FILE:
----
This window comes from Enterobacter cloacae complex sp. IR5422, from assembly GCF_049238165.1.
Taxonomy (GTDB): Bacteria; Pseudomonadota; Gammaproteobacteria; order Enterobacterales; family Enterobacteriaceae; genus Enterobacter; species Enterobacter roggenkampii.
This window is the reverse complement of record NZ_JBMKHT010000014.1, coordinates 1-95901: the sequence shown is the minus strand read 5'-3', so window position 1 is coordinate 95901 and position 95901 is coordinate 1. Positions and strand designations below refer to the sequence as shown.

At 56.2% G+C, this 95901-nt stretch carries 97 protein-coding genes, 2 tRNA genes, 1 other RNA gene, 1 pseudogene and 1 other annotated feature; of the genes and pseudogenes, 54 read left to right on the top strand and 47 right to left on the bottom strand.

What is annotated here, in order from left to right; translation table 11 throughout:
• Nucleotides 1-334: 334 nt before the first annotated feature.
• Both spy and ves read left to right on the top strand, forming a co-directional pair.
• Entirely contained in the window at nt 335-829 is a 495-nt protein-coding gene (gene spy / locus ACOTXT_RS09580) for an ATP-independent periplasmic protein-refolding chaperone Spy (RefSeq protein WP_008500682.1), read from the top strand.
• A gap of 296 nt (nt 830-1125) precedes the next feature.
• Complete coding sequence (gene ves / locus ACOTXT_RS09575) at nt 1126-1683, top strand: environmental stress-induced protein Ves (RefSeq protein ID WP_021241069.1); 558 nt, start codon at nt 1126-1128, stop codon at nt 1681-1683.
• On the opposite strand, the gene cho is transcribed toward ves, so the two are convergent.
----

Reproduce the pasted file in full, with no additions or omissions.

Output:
This window comes from Enterobacter cloacae complex sp. IR5422, from assembly GCF_049238165.1.
Taxonomy (GTDB): Bacteria; Pseudomonadota; Gammaproteobacteria; order Enterobacterales; family Enterobacteriaceae; genus Enterobacter; species Enterobacter roggenkampii.
This window is the reverse complement of record NZ_JBMKHT010000014.1, coordinates 1-95901: the sequence shown is the minus strand read 5'-3', so window position 1 is coordinate 95901 and position 95901 is coordinate 1. Positions and strand designations below refer to the sequence as shown.

At 56.2% G+C, this 95901-nt stretch carries 97 protein-coding genes, 2 tRNA genes, 1 other RNA gene, 1 pseudogene and 1 other annotated feature; of the genes and pseudogenes, 54 read left to right on the top strand and 47 right to left on the bottom strand.

What is annotated here, in order from left to right; translation table 11 throughout:
• Nucleotides 1-334: 334 nt before the first annotated feature.
• Both spy and ves read left to right on the top strand, forming a co-directional pair.
• Entirely contained in the window at nt 335-829 is a 495-nt protein-coding gene (gene spy / locus ACOTXT_RS09580) for an ATP-independent periplasmic protein-refolding chaperone Spy (RefSeq protein WP_008500682.1), read from the top strand.
• A gap of 296 nt (nt 830-1125) precedes the next feature.
• Complete coding sequence (gene ves / locus ACOTXT_RS09575) at nt 1126-1683, top strand: environmental stress-induced protein Ves (RefSeq protein ID WP_021241069.1); 558 nt, start codon at nt 1126-1128, stop codon at nt 1681-1683.
• On the opposite strand, the gene cho is transcribed toward ves, so the two are convergent.